In evaluating this sad situation, the CVEPA board has reached out to two stream ecologists for input, Stephen Ellsperman and Liza Mitchell. Based on input from each, we are skeptical that it would now be advisable to seek to return Yule Creek to its historic channel. The 97,000 cubic yards of waste rock and other materials placed in the former chute have destroyed any semblance of the old creek, and are now furthermore contaminated with the 5500 gallons of spilled fuel. Remediation efforts are under way with specific monitoring to ensure that diesel is not making it into the downstream watershed. Disturbing this area would now undermine this containment.
While we, therefore, have reluctantly concluded that Yule Creek should remain in its new channel, we do not agree that restoration efforts to date, or as proposed in the permit application, are adequate. Restoration of damage on the scale Yule Creek has now suffered will be a serious undertaking, and will likely require decades of careful work to recover full ecosystem functionality. Though the creek was previously disturbed due to historic mining practices, the realigned creek is now decimated, with scoured edges devoid of vegetation and its waters now tumbling through piles of rip rap. The mine has undertaken some grading and seeding of adjacent slopes, but any casual observer will easily see that significant additional restoration efforts are needed.
Specifically, we believe that biological inputs should be incorporated to restore habitat, river function, riparian function, Section 7 NEPA, fisheries, or other functions incorporated in the USACE requirements under the Clean Water Act. Despite the note in the public notice that describes that wetland habitat was likely not impacted in the new creek diversion – that does not mean that ecological functions should not be incorporated into the design alternatives for review.
To that end, CVEPA believes the quarry should be required to contract with a qualified and independent organization with the requisite skills to design and monitor efforts to ensure that ecological functionality is restored to the same quality as undisturbed upstream reference sites from within the Raggeds Wilderness. Based on comparisons with such referenced sites, the monitoring should include success matrices with targets for macro invertebrates and water quality.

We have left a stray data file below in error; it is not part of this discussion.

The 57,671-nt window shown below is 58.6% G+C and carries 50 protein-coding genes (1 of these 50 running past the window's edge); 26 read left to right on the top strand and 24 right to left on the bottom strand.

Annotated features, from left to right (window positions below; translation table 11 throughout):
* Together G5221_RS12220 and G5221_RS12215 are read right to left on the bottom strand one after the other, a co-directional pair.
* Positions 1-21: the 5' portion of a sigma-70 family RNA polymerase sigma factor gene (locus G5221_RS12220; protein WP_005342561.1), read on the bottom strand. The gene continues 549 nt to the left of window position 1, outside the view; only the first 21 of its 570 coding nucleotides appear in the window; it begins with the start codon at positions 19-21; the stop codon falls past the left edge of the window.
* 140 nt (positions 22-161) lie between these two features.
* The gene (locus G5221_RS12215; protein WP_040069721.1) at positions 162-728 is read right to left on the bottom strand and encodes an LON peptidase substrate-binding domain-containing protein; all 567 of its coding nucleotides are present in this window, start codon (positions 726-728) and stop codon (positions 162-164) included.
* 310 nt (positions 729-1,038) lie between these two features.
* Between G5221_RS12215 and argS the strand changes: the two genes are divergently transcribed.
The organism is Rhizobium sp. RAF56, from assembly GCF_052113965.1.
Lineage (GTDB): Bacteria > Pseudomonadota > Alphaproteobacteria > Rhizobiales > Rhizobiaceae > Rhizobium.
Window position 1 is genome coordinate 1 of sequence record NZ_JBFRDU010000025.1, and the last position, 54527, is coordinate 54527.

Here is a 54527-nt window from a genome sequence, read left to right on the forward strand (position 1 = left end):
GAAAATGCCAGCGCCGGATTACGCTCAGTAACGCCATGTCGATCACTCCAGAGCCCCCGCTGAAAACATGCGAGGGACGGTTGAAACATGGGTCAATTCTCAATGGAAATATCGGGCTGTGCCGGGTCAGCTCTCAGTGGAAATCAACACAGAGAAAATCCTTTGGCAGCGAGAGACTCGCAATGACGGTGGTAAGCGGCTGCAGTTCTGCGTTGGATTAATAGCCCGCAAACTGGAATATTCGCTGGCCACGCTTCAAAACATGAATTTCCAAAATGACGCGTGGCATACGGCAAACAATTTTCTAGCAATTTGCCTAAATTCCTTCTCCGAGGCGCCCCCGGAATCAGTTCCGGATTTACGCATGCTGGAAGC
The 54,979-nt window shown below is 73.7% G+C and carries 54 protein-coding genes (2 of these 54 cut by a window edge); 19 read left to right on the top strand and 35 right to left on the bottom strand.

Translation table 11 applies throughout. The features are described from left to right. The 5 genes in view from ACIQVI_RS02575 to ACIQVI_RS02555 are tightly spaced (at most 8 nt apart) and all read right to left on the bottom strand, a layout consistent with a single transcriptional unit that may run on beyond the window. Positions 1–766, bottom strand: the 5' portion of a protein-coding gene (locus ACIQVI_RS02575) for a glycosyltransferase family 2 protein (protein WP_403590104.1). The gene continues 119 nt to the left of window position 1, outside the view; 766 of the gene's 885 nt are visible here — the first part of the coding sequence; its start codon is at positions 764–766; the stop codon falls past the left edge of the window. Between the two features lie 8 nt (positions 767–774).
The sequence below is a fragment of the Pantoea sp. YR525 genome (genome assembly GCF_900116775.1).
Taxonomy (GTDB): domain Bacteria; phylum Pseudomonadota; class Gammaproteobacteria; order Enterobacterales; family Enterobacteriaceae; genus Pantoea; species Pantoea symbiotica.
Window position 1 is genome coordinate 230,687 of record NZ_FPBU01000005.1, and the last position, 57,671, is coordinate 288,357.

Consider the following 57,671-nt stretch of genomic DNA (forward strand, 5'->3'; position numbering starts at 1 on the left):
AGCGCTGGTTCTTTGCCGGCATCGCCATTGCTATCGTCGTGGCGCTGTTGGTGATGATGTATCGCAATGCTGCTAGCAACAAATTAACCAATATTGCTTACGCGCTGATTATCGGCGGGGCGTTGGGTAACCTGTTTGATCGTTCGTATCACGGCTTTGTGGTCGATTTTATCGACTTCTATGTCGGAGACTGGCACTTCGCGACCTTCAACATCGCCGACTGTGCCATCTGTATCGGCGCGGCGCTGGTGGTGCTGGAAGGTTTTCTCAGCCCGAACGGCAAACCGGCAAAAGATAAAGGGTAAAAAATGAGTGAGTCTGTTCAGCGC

Our valley is blessed with at least one organization qualified to oversee this work; the Roaring Fork Conservancy. We have discussed this challenge with RFC Director Rick Lofaro, who is interested in lending the skills of his organization to this effort as part of the Corps permit requirements. We believe that requiring a long term restoration effort, with ongoing monitoring and management adjustments as needed to optimize outcomes is entirely appropriate mitigation for such a large violation.
At the same time, we recognize that the loss of the historic creek bed, and the seeming impossibility of bringing that back, suggests that additional compensatory mitigation is also appropriate. For years, watershed advocates have been evaluating riparian restoration sites elsewhere in the Crystal Valley that were similarly impacted by the heavy hand of highway construction and mining. CVEPA plans to submit with its comment a list of offsite projects that can be added to the onsite restoration efforts, consistent with the above.
We certainly hope that recent events are not an indication of what life will be like with Graniti on an ongoing basis. The scale of the open pit mining seen in the Apuan Alps will hopefully not be our future. But be assured we’d all better hunker down for the long haul. According to Graniti, there is enough marble within its expanded permit area on Yule Creek to continue mining at the current rate for more than 100 years.